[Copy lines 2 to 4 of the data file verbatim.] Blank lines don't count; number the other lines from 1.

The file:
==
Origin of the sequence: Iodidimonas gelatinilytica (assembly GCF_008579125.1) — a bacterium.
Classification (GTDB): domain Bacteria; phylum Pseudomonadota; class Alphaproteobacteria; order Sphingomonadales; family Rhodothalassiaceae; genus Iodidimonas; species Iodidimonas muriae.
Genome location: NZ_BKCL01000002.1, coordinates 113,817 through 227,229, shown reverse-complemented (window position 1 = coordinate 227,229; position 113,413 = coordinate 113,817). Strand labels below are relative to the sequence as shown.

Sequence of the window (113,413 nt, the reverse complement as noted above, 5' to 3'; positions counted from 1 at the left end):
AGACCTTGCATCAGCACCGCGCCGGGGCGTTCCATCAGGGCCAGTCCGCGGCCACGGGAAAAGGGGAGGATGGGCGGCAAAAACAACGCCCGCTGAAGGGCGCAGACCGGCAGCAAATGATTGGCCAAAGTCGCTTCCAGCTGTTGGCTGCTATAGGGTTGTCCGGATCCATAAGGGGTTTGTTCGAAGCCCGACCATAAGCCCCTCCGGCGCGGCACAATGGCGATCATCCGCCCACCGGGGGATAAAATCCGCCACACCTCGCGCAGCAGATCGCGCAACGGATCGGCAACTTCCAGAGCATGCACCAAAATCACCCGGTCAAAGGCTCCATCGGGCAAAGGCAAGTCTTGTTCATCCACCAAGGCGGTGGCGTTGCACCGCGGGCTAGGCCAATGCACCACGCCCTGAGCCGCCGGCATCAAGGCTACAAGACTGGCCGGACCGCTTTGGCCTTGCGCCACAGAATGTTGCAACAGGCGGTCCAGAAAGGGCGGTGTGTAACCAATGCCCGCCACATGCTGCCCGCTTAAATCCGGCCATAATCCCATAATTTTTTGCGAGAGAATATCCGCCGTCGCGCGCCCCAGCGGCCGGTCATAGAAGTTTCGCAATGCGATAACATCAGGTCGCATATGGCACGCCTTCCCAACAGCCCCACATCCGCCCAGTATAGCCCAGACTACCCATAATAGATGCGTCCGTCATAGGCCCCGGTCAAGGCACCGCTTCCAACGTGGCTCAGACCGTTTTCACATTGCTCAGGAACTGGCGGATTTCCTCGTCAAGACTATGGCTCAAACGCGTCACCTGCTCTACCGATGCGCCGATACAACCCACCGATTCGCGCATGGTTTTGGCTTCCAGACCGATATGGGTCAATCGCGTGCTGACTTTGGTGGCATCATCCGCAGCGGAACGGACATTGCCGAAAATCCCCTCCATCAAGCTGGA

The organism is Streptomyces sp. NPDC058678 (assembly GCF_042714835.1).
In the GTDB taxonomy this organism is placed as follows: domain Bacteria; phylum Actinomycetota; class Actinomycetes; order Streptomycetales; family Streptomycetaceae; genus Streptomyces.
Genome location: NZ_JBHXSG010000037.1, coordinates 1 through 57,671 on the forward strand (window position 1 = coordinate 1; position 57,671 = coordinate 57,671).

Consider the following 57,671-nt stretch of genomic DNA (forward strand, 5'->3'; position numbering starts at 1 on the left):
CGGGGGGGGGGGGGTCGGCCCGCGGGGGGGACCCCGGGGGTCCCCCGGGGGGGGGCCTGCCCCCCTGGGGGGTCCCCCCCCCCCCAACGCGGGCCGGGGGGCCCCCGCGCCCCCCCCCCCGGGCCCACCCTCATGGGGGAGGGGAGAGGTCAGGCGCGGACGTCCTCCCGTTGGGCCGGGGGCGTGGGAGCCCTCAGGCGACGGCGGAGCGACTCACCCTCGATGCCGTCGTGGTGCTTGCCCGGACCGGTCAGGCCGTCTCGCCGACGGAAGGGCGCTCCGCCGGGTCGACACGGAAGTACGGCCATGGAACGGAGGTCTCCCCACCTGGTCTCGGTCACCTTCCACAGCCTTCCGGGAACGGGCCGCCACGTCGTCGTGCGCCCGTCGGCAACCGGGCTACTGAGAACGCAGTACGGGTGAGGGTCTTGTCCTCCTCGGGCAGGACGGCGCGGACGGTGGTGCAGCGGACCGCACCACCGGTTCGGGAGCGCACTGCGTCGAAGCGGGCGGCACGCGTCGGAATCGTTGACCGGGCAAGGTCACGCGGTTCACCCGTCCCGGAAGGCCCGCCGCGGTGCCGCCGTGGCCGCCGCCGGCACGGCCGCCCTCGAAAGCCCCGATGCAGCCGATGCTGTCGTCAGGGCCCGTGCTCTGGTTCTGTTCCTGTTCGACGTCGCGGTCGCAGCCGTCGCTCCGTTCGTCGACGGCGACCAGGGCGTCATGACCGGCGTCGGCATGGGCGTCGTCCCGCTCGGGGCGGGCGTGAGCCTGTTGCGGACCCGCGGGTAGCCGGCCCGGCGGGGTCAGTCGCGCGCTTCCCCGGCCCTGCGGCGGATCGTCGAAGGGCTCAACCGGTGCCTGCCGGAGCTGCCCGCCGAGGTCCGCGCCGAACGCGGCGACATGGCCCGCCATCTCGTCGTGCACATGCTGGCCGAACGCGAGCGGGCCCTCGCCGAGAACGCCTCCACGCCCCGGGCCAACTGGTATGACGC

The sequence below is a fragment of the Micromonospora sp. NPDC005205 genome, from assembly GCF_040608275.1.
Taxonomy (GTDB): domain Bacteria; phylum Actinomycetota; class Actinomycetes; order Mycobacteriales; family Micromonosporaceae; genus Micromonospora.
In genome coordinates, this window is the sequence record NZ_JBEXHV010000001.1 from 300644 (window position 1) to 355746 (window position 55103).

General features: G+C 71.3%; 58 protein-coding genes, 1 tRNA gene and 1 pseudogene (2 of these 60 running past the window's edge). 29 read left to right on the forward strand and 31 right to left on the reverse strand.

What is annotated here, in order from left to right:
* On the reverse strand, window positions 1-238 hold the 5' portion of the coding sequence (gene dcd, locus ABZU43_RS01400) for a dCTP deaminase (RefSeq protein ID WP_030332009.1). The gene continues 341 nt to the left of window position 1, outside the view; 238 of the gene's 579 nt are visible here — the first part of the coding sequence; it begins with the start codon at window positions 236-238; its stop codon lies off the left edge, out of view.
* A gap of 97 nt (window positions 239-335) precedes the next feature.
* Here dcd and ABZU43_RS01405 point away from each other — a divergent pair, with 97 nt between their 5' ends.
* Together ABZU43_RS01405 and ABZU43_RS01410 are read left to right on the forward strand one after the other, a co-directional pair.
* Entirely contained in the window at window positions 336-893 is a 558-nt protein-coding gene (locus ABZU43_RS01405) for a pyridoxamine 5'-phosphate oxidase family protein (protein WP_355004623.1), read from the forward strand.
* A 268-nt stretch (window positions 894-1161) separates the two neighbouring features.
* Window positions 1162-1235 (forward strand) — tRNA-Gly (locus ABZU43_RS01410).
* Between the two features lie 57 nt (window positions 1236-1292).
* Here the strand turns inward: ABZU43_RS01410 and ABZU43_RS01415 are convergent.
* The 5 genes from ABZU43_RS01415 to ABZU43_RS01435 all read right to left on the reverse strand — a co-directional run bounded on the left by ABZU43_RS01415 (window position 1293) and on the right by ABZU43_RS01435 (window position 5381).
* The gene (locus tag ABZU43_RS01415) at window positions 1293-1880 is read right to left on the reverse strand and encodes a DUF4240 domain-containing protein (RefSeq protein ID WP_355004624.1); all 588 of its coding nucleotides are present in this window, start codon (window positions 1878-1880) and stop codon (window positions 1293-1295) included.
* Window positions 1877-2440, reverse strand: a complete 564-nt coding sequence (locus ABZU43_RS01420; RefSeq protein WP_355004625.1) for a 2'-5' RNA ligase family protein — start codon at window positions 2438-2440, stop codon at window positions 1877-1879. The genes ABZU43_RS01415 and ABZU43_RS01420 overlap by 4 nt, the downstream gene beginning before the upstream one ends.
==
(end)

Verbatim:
Classification (GTDB): domain Bacteria; phylum Pseudomonadota; class Alphaproteobacteria; order Sphingomonadales; family Rhodothalassiaceae; genus Iodidimonas; species Iodidimonas muriae.
Genome location: NZ_BKCL01000002.1, coordinates 113,817 through 227,229, shown reverse-complemented (window position 1 = coordinate 227,229; position 113,413 = coordinate 113,817). Strand labels below are relative to the sequence as shown.

Sequence of the window (113,413 nt, the reverse complement as noted above, 5' to 3'; positions counted from 1 at the left end):